If you've ever been to Vietnam, you know crossing the street is a terrifying and stressful task for visitors to the country. Now take that initial stress and add in the fact that Vietnam just ousted Qatar in football semi-finals. Celebrations flood the streets on motorbikes and trucks, and meanwhile, hapless pedestrians (mainly tourists who don't have bikes like myself) carefully wade through the crowd.
Ho Chi Minh City - you're crazy. I have some video clips of this mess so if anyone is curious of how this is live, feel free to comment below. Cue the chaos.
Some blurry selfies that turned out terribly.
To put this into perspective - here is a "normal" day.
I mean... look at this view. I spent half a year taking this view and city for granted. Did you know that of all of Hong Kong land, around 75% is countryside? That is not obvious from the picturesque city skyline and images of the dense population that typically circulate online.
Then you take the subway and end up in places like this!
These are photos from the famous Dragon's Back hike to Shek O beach. I could detail the trail but there are many resources out there online on how to get to the trail head from Central. 5 years ago, Andrew and I first did this hike with a group of our new uni friends who we had only known for a few weeks at that point.
Step 1: Check the weather
According to Lonely Planet , Seoul's peak summer period is from late June to late August and as it turns out, my internship will be in the heat of this summer!
Try to avoid peak summer, from late June to late August, which starts off with the monsoon season, when the country receives some 60% of its annual rainfall, and is followed by unpleasantly hot and humid weather. Although air-conditioning makes summers much more bearable these days, many locals flee the muggy cities for the mountains, beaches and islands, which become crowded, and accommodation prices double. There is also the chance of a typhoon or two.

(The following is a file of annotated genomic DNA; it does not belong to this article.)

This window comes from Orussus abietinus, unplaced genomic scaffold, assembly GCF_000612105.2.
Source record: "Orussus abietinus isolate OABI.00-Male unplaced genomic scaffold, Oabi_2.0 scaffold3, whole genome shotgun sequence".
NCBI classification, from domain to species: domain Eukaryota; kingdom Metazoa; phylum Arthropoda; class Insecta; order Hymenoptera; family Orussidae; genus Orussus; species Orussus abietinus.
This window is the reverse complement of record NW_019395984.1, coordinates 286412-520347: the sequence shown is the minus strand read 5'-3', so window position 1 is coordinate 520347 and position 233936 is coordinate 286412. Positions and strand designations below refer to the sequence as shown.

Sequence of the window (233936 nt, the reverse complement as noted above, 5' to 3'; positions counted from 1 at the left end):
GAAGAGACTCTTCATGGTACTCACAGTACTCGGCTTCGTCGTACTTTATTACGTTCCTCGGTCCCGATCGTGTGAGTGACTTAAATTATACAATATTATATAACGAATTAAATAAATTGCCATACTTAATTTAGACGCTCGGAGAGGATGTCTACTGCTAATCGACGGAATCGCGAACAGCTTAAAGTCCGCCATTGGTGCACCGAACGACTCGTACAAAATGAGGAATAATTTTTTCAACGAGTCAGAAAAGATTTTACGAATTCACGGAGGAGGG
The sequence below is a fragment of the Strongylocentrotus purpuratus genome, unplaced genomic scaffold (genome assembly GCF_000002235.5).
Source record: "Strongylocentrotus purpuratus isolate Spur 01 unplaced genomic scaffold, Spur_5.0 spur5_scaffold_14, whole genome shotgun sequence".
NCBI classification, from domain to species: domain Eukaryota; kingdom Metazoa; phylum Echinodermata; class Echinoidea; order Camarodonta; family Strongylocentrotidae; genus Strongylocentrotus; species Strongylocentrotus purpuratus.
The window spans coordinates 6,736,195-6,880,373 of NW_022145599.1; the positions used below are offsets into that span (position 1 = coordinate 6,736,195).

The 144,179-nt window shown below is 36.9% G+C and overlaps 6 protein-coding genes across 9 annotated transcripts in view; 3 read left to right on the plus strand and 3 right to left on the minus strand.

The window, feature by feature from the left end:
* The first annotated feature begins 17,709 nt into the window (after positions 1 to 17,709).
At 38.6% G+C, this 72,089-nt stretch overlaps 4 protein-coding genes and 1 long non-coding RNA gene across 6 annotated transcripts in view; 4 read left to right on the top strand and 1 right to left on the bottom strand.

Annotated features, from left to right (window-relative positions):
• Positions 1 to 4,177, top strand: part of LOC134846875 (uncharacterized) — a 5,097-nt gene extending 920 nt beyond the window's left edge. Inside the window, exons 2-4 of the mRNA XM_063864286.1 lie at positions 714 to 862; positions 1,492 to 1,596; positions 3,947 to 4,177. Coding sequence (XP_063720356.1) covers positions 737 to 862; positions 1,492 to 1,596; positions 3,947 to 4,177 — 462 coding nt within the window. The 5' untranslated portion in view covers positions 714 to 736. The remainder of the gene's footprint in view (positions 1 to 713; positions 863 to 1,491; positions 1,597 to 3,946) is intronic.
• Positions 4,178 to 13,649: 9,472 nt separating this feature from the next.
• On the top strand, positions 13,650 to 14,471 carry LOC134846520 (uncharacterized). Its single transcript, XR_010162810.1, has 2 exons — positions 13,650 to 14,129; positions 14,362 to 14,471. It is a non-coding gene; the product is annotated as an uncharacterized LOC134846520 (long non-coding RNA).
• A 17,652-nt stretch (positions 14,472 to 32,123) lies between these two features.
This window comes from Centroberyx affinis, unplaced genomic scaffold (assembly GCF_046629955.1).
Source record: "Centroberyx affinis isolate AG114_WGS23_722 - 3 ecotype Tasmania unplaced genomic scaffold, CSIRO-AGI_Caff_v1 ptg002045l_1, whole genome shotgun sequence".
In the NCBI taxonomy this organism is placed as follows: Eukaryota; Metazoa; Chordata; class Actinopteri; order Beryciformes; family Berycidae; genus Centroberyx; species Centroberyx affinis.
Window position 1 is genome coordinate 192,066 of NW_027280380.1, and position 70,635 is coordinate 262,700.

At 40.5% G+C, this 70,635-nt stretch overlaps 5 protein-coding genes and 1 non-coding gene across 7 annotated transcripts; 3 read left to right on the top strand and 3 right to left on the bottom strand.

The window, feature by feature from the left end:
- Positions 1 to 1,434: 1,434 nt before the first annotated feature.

Typhoon? Monsoon? It's okay. Been there, done that. But in daily business casual attire?! I've done the bit where I attempt to wear as reasonably (and appropriately) little as I can to survive the humidity of Asia while trying to avoid unwanted sunburns. That was when I was an exchange student, now I must figure out how to balance business with humidity. As a gal who spent most of her life in sunny Los Angeles and San Francisco (except when Karl the Fog came by, of course) where the weather is generally dry, I've never had any real problem dressing for any occasion. I don't plan on having that problem in Seoul.
The month of June is characterized by gradually rising daily high temperatures, with daily highs increasing from 76°F to 80°F over the course of the month, exceeding 86°F or dropping below 69°Fonly one day in ten.
One of my Danish friends once told me, "There is no such thing as bad weather, only poor clothing choices."
Step 2: Pack your checked luggage
I have my clothes sectioned in unequal thirds including work outfits on the left, casual outfits in the center packed tightly into my large work purse, and various toiletries/accessories/items to the right.
Step 3: Pack your carry-on luggage and/or backpack
Step 4: Have all of your travel documents and IDs in one easy to reach place!
Here I have this great and pretty cheap Buxton bag I bought off of Amazon for travel purposes. I got the burgundy color for $11.24. It was a recommendation from a friend and it's incredibly handy! There's so many pockets for card storage and a neat little mirror attached to the inner front flap. I love that this can double as a purse for a night on the town or even walking around the city.
The morning I got out of Calmette hospital, Andrew and I hopped on a bus to Siem Reap. We didn't want to miss a beat. I luckily didn't have to lug around my backpack immediately upon getting my IV removed thanks to my companion's upper body strength.
I was kept hydrated thanks to fresh coconut water as I browsed the beautiful and intricate carvings and designs all around the temples. Rocking my badass bandage on my right hand in the photo below.
The photo credits here go to Andrew because I lost my camera (actually, my dad's) in the back of a truck somewhere in Yangon, Myanmar.
All Ankle Recovery Asia Azores Barrier Reef Belize Berkeley Burma Cahal Pech California Cambodia Camping Canada Caye Caulker Central America China East Asia Europe Fiverr Gluttony Go Slow Guangdong Guangzhou Hair Loss Hiking Hong Kong How To Internship Island Long Distance Luohu Commercial City Maya Maya Ruins Myanmar New York North America Ocean Ontario Paddleboarding Philippines Portugal Post Travel Post-Travel Reflection San Ignacio Shenzhen Sickness Snorkeling Southeast Asia South Korea Stress Study Abroad Taiwan USA Vietnam Yunnan